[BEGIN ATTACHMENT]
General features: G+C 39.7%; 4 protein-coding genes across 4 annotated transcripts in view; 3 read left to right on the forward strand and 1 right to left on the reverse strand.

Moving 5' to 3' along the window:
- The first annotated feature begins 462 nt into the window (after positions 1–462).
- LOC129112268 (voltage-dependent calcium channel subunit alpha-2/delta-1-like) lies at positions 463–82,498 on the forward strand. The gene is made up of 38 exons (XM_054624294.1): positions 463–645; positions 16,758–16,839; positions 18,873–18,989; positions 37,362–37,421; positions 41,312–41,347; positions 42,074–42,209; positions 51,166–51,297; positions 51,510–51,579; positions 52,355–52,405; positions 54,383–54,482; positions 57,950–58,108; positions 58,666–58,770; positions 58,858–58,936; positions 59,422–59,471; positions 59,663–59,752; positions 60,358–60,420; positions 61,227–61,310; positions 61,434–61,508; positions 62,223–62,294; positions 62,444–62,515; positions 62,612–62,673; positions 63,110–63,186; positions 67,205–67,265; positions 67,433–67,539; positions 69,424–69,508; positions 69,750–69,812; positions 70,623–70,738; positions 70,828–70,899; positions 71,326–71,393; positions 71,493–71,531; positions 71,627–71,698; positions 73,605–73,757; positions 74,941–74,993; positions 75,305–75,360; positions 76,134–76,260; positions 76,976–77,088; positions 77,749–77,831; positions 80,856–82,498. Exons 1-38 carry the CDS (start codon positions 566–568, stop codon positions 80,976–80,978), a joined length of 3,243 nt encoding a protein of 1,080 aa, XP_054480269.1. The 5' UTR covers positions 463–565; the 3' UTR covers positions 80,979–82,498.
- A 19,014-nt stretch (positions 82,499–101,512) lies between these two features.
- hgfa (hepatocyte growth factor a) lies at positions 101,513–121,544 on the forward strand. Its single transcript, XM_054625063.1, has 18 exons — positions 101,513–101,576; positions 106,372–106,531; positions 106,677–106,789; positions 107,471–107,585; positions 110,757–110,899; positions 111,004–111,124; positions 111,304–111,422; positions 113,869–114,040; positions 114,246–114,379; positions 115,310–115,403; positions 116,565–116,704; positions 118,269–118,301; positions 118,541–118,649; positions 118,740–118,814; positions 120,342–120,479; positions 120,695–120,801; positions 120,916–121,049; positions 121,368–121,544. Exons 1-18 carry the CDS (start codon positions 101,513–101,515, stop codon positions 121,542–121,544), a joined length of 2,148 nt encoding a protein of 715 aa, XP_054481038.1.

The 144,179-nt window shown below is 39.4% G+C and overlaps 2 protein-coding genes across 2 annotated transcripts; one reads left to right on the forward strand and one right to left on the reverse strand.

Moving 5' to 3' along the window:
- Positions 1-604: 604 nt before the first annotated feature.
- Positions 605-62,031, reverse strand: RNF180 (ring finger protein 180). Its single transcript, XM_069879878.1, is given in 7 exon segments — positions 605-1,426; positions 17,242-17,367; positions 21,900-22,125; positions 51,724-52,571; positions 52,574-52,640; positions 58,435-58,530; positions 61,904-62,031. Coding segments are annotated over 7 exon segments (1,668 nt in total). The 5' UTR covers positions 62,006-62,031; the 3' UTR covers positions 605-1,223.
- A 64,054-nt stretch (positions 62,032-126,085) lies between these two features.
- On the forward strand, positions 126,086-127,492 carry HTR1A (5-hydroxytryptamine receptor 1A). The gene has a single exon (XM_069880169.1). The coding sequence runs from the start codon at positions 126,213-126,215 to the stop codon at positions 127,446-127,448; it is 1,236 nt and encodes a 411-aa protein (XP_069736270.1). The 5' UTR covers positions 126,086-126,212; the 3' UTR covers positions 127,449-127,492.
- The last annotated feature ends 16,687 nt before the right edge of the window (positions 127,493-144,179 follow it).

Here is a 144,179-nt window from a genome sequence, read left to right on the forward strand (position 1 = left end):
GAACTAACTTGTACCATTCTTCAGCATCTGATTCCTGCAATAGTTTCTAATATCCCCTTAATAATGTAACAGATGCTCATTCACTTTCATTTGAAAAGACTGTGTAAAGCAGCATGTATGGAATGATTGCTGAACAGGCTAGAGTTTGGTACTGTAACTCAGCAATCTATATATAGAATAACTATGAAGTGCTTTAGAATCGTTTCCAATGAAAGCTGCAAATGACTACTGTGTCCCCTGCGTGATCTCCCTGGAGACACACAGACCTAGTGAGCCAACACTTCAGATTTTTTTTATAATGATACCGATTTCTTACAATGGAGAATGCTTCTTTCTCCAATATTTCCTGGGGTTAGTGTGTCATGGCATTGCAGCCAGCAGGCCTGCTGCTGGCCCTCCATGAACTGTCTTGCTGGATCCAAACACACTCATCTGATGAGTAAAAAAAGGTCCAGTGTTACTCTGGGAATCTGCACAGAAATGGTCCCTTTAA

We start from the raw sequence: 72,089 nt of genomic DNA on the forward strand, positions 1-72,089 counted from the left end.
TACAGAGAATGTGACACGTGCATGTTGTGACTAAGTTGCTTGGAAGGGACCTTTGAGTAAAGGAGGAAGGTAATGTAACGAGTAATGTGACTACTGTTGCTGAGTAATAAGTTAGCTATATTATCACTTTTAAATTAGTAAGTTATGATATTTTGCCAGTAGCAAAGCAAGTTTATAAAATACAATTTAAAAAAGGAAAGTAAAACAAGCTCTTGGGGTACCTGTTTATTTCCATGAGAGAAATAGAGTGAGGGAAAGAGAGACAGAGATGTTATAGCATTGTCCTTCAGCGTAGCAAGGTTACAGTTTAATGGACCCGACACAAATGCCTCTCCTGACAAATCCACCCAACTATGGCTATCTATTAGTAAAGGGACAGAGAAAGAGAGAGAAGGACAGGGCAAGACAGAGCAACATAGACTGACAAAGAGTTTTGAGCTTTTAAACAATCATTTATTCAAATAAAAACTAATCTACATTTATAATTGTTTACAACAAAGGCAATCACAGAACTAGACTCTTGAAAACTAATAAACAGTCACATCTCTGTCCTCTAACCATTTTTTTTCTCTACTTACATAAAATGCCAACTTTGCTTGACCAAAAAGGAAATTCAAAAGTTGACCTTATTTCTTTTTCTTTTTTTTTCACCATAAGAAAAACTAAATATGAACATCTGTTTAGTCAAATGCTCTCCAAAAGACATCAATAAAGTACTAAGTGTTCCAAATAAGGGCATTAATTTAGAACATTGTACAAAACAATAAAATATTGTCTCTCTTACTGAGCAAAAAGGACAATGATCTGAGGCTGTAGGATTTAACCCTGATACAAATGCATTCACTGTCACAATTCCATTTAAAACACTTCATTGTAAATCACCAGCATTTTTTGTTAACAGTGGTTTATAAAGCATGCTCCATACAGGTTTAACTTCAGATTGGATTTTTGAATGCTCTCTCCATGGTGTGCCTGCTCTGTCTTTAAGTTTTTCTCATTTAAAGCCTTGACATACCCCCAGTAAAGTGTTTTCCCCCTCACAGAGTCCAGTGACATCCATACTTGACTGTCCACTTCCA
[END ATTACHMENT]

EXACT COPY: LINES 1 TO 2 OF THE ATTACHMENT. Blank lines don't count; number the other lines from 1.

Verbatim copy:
General features: G+C 39.7%; 4 protein-coding genes across 4 annotated transcripts in view; 3 read left to right on the forward strand and 1 right to left on the reverse strand.

Moving 5' to 3' along the window: